PATCHED: Huawei on Tuesday struck back against another U.S. effort to rein in its influence – a ban on all Huawei software and hardware at federal government agencies.
That ban “disrupts Huawei’s existing contracts; stigmatizes Huawei and its employees as supposed tools of the Chinese government…and seriously threatens Huawei’s continued ability to do business in the United States,” the company argues in a new legal motion.
Huawei has argued that the ban, which was imposed by Congress last year, also violates the U.S. constitution by singling the company out for punishment. Legal scholars have called that claim dubious and the Russian anti-virus company Kaspersky lost a case that made similar arguments against the U.S. government in November.
Huawei’s chief legal officer Song Liuping said during a news conference in Shenzhen, China, that the ban will not improve cybersecurity and that "politicians in the U.S. are using the strength of an entire nation to come after a private company,” the Associated Press’s Yanan Wang reported.
Huawei first sued the government to halt the ban in March.
PWNED: The London-based YouTube comic and Saudi dissident Ghanem Almasarir was one target of a highly powerful and mysterious hacking tool called Pegasus, Forbes’s Thomas Brewster reported.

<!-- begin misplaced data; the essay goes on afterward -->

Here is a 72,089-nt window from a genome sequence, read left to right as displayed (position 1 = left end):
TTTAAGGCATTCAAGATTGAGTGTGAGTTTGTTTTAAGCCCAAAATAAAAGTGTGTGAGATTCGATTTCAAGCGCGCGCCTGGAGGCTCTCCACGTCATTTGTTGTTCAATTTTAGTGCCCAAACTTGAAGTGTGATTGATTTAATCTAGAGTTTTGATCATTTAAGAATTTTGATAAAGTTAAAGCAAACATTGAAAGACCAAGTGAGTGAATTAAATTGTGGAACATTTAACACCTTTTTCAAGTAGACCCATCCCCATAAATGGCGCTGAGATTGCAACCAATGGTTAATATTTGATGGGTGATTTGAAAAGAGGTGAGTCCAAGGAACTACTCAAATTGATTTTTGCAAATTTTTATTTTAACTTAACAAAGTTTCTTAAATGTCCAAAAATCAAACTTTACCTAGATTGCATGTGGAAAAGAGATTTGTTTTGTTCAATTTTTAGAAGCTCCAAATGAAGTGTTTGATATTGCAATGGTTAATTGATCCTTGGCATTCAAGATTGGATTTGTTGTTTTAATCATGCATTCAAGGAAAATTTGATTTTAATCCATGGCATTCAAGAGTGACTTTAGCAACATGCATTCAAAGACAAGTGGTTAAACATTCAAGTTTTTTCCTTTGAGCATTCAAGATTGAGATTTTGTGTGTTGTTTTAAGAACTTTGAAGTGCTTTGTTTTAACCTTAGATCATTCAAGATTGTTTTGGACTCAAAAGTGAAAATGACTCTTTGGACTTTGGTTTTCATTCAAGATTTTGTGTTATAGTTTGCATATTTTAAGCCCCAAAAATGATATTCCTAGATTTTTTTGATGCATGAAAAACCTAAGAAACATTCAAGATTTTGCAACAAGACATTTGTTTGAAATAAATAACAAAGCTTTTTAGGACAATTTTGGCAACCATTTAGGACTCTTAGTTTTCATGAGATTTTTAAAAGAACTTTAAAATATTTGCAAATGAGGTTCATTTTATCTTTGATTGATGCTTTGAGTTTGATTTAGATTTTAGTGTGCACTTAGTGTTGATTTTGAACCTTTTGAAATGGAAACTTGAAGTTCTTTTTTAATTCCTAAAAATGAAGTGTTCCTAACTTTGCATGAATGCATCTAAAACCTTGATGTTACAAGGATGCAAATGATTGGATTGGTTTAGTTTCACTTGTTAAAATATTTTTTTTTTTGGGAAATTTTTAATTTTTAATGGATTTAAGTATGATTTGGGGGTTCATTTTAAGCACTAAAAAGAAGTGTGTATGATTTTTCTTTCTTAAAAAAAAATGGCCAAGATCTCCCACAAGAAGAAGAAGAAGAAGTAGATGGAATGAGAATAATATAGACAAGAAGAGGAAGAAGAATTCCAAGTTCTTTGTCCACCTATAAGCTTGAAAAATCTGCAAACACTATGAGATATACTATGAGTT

The Pegasus malware — allegedly developed by the Israeli spyware company NSO Group — made headlines this month because it could invade users’ smartphones via WhatsApp without the users doing anything to allow it in such as clicking on a suspicious link.
After the hacking tool was discovered, WhatsApp urged its 1.5 billion users to update their apps. But the tool’s intended victims appear to be pretty limited. Those revealed so far were all critics of the Saudi regime, Brewster reports.
“Human rights defenders are now raising the alarm over cross-border hacking of activists’ devices via NSO’s software,” Brewster reported.
“We have example after example after example of this software being used to harass and threaten activists around the world,” Danna Ingleton, deputy program director for the technology division of Amnesty International, which employed some of the Pegasus victims, said.